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Narrow Focus Provides Widespread Benefits

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Business & Mgmt

Published on February 2, 2009

Author: siddharth4mba

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Narrow Focus Provides Widespread Benefits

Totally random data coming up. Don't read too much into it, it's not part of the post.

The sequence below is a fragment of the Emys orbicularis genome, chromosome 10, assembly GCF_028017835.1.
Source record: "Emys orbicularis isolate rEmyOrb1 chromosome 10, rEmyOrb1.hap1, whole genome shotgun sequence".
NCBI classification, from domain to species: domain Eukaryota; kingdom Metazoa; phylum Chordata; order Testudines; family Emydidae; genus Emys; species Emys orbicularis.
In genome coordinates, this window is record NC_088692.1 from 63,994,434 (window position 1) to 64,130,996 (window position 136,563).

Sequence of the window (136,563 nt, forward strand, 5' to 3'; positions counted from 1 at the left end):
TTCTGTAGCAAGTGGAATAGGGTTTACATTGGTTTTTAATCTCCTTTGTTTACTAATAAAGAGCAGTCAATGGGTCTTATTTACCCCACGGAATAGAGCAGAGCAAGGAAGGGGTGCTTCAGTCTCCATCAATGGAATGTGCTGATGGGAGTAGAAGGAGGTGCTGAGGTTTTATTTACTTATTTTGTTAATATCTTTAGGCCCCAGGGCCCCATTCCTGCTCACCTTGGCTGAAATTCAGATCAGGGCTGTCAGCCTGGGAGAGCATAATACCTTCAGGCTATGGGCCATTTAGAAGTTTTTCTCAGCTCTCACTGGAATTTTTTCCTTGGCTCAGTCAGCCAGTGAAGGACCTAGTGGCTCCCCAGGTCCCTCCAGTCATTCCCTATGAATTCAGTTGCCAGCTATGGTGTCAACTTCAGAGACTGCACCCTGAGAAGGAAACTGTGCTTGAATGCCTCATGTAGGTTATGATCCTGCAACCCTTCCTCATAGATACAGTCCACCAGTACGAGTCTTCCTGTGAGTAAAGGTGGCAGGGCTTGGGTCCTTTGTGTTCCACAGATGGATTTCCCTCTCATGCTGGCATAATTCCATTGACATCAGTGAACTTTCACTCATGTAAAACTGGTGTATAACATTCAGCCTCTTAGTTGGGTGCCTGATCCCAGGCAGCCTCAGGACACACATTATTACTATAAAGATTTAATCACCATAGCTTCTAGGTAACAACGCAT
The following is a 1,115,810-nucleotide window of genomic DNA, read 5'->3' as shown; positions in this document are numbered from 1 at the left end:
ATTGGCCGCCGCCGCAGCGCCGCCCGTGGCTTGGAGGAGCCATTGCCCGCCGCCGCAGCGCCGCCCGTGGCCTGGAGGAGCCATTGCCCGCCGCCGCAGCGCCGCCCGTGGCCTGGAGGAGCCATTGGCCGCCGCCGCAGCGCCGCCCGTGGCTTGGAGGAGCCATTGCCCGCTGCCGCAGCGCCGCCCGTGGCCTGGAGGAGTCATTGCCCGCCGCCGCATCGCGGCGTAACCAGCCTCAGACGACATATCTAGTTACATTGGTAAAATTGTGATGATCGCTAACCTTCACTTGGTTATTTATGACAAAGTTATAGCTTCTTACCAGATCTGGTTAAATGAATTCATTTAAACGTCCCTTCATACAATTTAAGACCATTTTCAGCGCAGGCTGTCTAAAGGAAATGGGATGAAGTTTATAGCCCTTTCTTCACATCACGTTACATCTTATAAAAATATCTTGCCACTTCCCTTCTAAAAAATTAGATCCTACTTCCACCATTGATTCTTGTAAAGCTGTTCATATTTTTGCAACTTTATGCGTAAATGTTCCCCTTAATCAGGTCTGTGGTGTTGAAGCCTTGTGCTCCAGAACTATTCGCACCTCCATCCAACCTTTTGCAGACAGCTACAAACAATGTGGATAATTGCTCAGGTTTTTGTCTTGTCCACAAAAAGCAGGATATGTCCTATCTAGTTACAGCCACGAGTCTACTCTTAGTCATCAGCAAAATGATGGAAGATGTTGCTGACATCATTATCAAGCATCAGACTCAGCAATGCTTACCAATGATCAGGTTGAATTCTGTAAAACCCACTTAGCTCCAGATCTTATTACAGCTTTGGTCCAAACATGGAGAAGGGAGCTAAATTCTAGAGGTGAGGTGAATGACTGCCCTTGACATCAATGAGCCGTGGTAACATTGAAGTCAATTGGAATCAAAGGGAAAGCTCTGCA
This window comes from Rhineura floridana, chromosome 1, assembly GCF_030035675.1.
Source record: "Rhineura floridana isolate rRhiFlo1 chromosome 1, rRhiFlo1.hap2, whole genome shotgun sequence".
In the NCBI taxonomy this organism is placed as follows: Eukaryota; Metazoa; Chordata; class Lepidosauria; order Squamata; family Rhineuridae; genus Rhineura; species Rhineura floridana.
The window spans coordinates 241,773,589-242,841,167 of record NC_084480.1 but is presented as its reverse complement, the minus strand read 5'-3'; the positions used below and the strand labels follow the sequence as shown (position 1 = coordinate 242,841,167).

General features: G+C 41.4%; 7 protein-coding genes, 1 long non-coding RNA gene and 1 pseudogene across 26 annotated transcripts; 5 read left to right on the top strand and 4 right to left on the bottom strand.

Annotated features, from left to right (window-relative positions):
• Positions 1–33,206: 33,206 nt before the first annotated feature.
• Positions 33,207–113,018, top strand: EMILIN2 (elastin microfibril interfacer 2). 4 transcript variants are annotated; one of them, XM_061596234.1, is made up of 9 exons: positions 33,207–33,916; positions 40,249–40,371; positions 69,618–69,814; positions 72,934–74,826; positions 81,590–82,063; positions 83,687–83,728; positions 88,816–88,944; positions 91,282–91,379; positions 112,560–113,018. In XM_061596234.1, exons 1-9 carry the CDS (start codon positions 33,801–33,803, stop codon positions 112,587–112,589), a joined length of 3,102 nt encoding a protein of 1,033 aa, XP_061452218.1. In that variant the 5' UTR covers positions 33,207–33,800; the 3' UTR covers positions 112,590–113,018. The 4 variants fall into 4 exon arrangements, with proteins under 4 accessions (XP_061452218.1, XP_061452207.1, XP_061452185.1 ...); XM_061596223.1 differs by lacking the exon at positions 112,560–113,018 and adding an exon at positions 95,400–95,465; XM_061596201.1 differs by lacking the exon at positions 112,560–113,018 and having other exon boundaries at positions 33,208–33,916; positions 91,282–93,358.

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MALCOLM BALDRIGE NATIONAL QUALITY AWARD Narrow Focus Provides Widespread Benefits by Valerie Funk, editorial assistant ter’s and doctoral programs—decided to make a K enneth W. Monfort College of Business move toward program quality improvement. At (MCB) started out as one of five colleges this point, the leadership and faculty chose to build within the University of Northern excellence in one program rather than mediocrity Colorado (UNC). It was established in 1968 with a in many. primary mission to provide graduate and under- While other universities and business programs graduate business education. By 1984, the college’s looked for growth in the assortment of degree pro- 50-person faculty and more than 2,000 students— grams and put more emphasis on graduate pro- already enrolled in various undergraduate, mas- grams, the college’s business administrators and faculty chose the opposite approach. A vision was In 50 Words cast for becoming Colorado’s best undergraduate Or Less business program—a goal it was agreed would not be possible without making undergraduate business • The Monfort College of Business (MCB) moved toward education the college’s exclusive mission. The col- lege then eliminated all graduate programs, includ- improvement by focusing solely on its undergraduate ing a doctorate degree program and Colorado’s business program. largest MBA program. From then on, business students enrolled by • MCB applied the Malcolm Baldrige National Quality declaring business as a major and choosing from six emphasis areas: accounting, computer informa- Award criteria because it was consistent with MCB’s tion systems, finance, management, marketing or accreditation and drove continuous improvement. general business. These efforts first paid off when the college • MCB is the only business school to have won the earned accredited status from the Assn. to Advance Collegiate Schools of Business (AACSB) Baldrige award. International. UNC became the first public univer- sity in Colorado to be accredited by AACSB in I AUGUST 2005 I www.asq.org 40